Even if people reject the gospel, we still must love them. A good example of this was reported by Ralph Neighbour, pastor of Houston’s West Memorial Baptist Church (in Death And The Caring Community, by Larry Richards and Paul Johnson): Jack had been president of a large corporation, and when he got cancer, they ruthlessly dumped him. He went through his insurance, used his life savings, and had practically nothing left.
I visited him with one of my deacons, who said, “Jack, you speak so openly about the brief life you have left. I wonder if you’ve prepared for your life after death?”
Jack stood up, livid with rage. “You *** Christians. All you ever think about is what’s going to happen to me after I die. If your God is so great, why doesn’t He do something about the real problems of life?” He went on to tell us he was leaving his wife penniless and his daughter without money for college. Then he ordered us out.
Later my deacon insisted we go back. We did.
“Jack, I know I offended you,” he said. “I humbly apologize. But I want you to know I’ve been working since then. Your first problem is where your family will live after you die. A realtor in our church has agreed to sell your house and give your wife his commission.
“I guarantee you that, if you’ll permit us, some other men and I will make the house payments until it’s sold.
“Then, I’ve contacted the owner of an apartment house down the street. He’s offered your wife a three-bedroom apartment plus free utilities and an $850-a-month salary in return for her collecting rents and supervising plumbing and electrical repairs. The income from your house should pay for your daughter’s college. I just want you to know your family will be cared for.”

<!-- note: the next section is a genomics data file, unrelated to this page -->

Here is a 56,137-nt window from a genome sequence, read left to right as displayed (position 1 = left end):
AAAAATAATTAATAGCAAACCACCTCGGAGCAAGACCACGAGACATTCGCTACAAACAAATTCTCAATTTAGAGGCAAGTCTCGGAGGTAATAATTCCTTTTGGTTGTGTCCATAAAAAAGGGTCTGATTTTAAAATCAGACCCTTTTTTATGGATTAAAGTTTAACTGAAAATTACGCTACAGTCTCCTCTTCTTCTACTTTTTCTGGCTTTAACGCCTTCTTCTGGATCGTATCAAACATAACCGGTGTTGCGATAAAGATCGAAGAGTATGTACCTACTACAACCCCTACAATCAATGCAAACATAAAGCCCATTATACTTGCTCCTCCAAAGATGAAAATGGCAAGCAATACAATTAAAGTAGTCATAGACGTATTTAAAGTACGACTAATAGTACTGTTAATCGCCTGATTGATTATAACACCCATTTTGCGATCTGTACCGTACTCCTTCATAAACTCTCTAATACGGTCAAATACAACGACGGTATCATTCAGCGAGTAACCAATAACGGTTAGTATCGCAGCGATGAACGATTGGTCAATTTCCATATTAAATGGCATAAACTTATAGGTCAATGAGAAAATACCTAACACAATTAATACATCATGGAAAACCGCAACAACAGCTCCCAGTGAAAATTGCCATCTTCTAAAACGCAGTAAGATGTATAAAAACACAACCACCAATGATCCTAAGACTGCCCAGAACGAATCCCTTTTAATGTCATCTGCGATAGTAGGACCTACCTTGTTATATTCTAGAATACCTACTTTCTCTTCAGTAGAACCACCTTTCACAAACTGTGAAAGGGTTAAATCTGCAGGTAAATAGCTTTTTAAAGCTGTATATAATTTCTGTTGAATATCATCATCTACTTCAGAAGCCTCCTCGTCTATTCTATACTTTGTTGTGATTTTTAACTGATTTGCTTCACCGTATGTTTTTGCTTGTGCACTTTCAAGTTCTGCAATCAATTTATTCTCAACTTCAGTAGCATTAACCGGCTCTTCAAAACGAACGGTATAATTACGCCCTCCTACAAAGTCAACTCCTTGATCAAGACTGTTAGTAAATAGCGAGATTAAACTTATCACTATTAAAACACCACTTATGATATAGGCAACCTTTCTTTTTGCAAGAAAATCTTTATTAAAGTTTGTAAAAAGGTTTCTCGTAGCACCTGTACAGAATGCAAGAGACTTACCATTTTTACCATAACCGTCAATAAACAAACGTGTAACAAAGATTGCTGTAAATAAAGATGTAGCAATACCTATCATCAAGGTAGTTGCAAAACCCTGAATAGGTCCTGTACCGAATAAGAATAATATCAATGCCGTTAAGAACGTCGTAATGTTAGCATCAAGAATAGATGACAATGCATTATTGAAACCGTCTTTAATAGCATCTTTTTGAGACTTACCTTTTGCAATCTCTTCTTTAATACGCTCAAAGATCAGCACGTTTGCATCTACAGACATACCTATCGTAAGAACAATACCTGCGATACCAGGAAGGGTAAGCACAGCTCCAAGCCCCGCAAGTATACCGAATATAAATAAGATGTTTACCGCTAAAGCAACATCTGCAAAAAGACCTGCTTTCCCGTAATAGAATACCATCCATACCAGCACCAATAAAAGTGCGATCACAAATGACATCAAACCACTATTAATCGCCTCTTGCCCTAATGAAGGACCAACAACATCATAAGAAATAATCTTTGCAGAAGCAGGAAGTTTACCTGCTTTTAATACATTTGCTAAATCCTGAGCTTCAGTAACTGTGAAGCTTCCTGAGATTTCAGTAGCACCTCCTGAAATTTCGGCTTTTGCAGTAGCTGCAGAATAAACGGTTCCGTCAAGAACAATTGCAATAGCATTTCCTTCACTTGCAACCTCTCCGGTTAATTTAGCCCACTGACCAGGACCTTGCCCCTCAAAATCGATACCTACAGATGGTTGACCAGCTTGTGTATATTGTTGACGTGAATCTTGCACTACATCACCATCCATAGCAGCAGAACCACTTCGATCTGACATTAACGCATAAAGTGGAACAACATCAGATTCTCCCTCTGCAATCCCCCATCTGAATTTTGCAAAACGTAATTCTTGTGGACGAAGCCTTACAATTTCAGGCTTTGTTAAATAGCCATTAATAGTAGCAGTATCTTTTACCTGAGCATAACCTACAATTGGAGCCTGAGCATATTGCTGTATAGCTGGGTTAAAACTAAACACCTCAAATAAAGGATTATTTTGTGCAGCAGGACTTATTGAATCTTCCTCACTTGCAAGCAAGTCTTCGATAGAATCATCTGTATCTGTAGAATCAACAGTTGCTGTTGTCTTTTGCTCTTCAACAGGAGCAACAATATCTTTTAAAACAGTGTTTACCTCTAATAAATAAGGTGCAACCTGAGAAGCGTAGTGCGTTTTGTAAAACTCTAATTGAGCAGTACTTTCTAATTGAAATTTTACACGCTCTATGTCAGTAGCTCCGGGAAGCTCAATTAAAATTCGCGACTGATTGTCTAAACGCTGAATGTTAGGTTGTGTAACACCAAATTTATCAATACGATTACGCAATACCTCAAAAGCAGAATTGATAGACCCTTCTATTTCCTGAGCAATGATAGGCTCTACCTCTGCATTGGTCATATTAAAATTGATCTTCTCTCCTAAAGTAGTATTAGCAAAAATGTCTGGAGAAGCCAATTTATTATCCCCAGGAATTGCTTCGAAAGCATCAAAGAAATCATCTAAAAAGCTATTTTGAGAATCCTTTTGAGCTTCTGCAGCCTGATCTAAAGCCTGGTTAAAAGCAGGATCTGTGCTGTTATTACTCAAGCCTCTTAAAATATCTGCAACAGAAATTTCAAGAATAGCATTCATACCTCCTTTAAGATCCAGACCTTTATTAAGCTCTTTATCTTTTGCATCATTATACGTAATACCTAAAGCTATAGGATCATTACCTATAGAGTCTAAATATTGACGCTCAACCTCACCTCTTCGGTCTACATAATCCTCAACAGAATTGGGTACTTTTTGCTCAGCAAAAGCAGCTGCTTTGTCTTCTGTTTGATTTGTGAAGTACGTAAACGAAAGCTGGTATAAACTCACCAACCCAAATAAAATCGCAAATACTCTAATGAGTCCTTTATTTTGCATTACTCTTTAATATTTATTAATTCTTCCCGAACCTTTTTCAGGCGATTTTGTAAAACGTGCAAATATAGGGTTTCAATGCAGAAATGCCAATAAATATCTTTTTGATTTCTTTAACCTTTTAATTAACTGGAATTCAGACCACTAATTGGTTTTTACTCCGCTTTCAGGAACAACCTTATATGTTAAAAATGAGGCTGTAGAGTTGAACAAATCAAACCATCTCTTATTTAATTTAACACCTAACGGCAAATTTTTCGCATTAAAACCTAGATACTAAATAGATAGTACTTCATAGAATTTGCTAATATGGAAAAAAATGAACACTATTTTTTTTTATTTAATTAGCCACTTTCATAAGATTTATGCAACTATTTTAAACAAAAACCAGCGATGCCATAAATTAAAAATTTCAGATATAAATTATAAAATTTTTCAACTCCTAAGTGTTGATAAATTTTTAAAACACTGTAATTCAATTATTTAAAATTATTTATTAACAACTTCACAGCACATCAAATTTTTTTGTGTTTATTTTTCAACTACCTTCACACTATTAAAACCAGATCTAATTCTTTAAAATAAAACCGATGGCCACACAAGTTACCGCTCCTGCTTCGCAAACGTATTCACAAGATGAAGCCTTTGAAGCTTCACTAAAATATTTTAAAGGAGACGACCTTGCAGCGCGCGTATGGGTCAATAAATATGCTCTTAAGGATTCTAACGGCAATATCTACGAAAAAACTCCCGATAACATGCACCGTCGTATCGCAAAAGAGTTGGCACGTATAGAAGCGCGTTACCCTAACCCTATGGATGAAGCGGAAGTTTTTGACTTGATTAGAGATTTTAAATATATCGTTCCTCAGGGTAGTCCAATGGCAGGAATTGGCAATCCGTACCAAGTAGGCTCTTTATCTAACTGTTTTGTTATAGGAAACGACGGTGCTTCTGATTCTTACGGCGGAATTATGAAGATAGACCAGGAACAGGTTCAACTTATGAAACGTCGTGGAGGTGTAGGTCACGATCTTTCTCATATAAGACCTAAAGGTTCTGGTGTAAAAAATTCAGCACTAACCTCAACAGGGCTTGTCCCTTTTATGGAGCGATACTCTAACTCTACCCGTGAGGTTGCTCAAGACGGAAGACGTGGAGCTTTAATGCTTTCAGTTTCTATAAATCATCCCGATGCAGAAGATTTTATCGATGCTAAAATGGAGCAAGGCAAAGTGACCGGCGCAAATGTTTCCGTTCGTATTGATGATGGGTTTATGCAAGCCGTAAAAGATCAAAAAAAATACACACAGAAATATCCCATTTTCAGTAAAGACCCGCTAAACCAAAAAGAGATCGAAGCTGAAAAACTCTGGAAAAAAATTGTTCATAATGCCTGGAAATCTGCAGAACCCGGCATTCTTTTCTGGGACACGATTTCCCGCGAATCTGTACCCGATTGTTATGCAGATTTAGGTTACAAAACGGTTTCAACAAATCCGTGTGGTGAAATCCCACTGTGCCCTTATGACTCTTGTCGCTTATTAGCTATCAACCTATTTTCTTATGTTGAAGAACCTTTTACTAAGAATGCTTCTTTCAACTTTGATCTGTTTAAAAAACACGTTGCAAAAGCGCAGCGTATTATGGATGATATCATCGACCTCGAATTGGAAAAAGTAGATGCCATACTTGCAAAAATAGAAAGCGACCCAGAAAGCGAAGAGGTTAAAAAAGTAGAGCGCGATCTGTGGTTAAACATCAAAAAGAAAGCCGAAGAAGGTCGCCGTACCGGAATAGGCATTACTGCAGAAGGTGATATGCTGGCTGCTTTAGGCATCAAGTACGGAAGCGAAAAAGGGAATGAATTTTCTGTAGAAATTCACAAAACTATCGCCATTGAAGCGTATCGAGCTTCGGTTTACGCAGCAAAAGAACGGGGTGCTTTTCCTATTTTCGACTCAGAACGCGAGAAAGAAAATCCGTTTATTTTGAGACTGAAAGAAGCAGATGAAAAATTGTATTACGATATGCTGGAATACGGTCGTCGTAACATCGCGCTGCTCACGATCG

Jack cried like a baby.
He died shortly thereafter, so wracked in pain he never accepted Christ. But he experienced God’s love even while rejecting Him. And his widow, touched by the caring Christians, responded to the gospel message.
The Obnoxious College Professor
A college professor met his new class on the first day of school. He stood before the students and gave a nice introduction to the class and about himself.
Upon completion of his monologue, he looked around the room and asked his students, “If any of you think you are stupid, stand up.” As he looked around he saw that none of his students stood up.
He proceeded to ask the same question again, “If anyone thinks he or she is stupid to please stand up.”
The college professor looked around and to his surprise one student in the back of the room stood up. The professor asked, “So, you think you are stupid?”
The first-year student replied, “No, I just didn’t want you to feel alone.”
Reaching the Unchurched
Here is my grid for how I think of what to say when given the platform by a friend out of trust – a friend who is not following Jesus:
- I want to honor the friendship by doing exactly what he’s asked me to do. Not more or less. I take as much license as I feel free to take, within the boundaries of the invitation.
- I want to leave the time with my friendship strengthened, not weakened.
- I want to honor God by not saying anything too edgy or controversial just for the sake of being edgy and controversial.
- I want to say something about Jesus. Not preach the full gospel. But just say something that will cause the people there to pause and think “Hmmm? I haven’t heard it said that way before. Maybe there’s something about Jesus I’ve missed or haven’t thought of.”
- I want to admit my Christian religious heritage, but not feel bad about poking fun of it a bit – in a way that this audience would understand. To use that in building a bridge. Not trash it, but just poke fun as an insider would of his own people or his own family.
Still Looking for inspiration?
Consider checking out our quotes page on Empathy. Don’t forget, sometimes a great quote is an illustration in itself!